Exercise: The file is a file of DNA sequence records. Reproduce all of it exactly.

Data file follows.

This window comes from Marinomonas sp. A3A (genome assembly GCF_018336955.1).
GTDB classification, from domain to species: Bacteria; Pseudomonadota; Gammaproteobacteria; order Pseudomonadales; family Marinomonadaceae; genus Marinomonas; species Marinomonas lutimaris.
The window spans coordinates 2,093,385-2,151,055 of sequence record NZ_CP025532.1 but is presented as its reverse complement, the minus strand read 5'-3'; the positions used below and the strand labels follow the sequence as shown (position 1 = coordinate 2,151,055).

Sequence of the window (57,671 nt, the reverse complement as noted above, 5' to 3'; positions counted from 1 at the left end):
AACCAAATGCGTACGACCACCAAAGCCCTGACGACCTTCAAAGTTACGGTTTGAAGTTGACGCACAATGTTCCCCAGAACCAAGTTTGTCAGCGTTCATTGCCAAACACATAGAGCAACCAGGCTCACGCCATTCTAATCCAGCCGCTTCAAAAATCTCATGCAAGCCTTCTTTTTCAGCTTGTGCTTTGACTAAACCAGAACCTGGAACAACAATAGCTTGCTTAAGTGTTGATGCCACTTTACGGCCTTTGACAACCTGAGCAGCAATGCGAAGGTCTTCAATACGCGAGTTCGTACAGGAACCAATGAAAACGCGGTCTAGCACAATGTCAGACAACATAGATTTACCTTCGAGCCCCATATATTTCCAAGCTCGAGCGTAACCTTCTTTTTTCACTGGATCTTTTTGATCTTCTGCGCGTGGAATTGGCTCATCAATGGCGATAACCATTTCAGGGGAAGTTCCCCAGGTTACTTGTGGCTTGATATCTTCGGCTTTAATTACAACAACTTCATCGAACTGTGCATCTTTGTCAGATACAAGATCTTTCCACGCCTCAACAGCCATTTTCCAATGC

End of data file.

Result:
This window comes from Marinomonas sp. A3A (genome assembly GCF_018336955.1).
GTDB classification, from domain to species: Bacteria; Pseudomonadota; Gammaproteobacteria; order Pseudomonadales; family Marinomonadaceae; genus Marinomonas; species Marinomonas lutimaris.
The window spans coordinates 2,093,385-2,151,055 of sequence record NZ_CP025532.1 but is presented as its reverse complement, the minus strand read 5'-3'; the positions used below and the strand labels follow the sequence as shown (position 1 = coordinate 2,151,055).

Sequence of the window (57,671 nt, the reverse complement as noted above, 5' to 3'; positions counted from 1 at the left end):
AACCAAATGCGTACGACCACCAAAGCCCTGACGACCTTCAAAGTTACGGTTTGAAGTTGACGCACAATGTTCCCCAGAACCAAGTTTGTCAGCGTTCATTGCCAAACACATAGAGCAACCAGGCTCACGCCATTCTAATCCAGCCGCTTCAAAAATCTCATGCAAGCCTTCTTTTTCAGCTTGTGCTTTGACTAAACCAGAACCTGGAACAACAATAGCTTGCTTAAGTGTTGATGCCACTTTACGGCCTTTGACAACCTGAGCAGCAATGCGAAGGTCTTCAATACGCGAGTTCGTACAGGAACCAATGAAAACGCGGTCTAGCACAATGTCAGACAACATAGATTTACCTTCGAGCCCCATATATTTCCAAGCTCGAGCGTAACCTTCTTTTTTCACTGGATCTTTTTGATCTTCTGCGCGTGGAATTGGCTCATCAATGGCGATAACCATTTCAGGGGAAGTTCCCCAGGTTACTTGTGGCTTGATATCTTCGGCTTTAATTACAACAACTTCATCGAACTGTGCATCTTTGTCAGATACAAGATCTTTCCACGCCTCAACAGCCATTTTCCAATGC